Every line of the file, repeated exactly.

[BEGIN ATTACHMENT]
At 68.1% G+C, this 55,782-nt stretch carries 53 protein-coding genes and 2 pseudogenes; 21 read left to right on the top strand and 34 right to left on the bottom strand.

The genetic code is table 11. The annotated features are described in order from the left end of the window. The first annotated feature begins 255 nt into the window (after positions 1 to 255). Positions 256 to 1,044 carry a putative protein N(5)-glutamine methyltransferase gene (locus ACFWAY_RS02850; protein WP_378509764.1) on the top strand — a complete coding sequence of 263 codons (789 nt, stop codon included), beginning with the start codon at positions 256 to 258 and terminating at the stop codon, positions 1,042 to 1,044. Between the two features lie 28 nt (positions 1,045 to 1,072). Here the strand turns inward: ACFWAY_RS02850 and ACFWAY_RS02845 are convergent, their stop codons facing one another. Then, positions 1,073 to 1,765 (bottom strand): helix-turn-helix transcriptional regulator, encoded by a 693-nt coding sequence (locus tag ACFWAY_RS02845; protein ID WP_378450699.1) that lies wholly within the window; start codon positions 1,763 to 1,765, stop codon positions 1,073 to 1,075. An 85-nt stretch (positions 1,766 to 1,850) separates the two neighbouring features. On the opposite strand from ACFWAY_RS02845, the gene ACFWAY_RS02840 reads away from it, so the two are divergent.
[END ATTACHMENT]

At 68.1% G+C, this 55,782-nt stretch carries 53 protein-coding genes and 2 pseudogenes; 21 read left to right on the top strand and 34 right to left on the bottom strand.

The genetic code is table 11. The annotated features are described in order from the left end of the window. The first annotated feature begins 255 nt into the window (after positions 1 to 255). Positions 256 to 1,044 carry a putative protein N(5)-glutamine methyltransferase gene (locus ACFWAY_RS02850; protein WP_378509764.1) on the top strand — a complete coding sequence of 263 codons (789 nt, stop codon included), beginning with the start codon at positions 256 to 258 and terminating at the stop codon, positions 1,042 to 1,044. Between the two features lie 28 nt (positions 1,045 to 1,072). Here the strand turns inward: ACFWAY_RS02850 and ACFWAY_RS02845 are convergent, their stop codons facing one another. Then, positions 1,073 to 1,765 (bottom strand): helix-turn-helix transcriptional regulator, encoded by a 693-nt coding sequence (locus tag ACFWAY_RS02845; protein ID WP_378450699.1) that lies wholly within the window; start codon positions 1,763 to 1,765, stop codon positions 1,073 to 1,075. An 85-nt stretch (positions 1,766 to 1,850) separates the two neighbouring features. On the opposite strand from ACFWAY_RS02845, the gene ACFWAY_RS02840 reads away from it, so the two are divergent.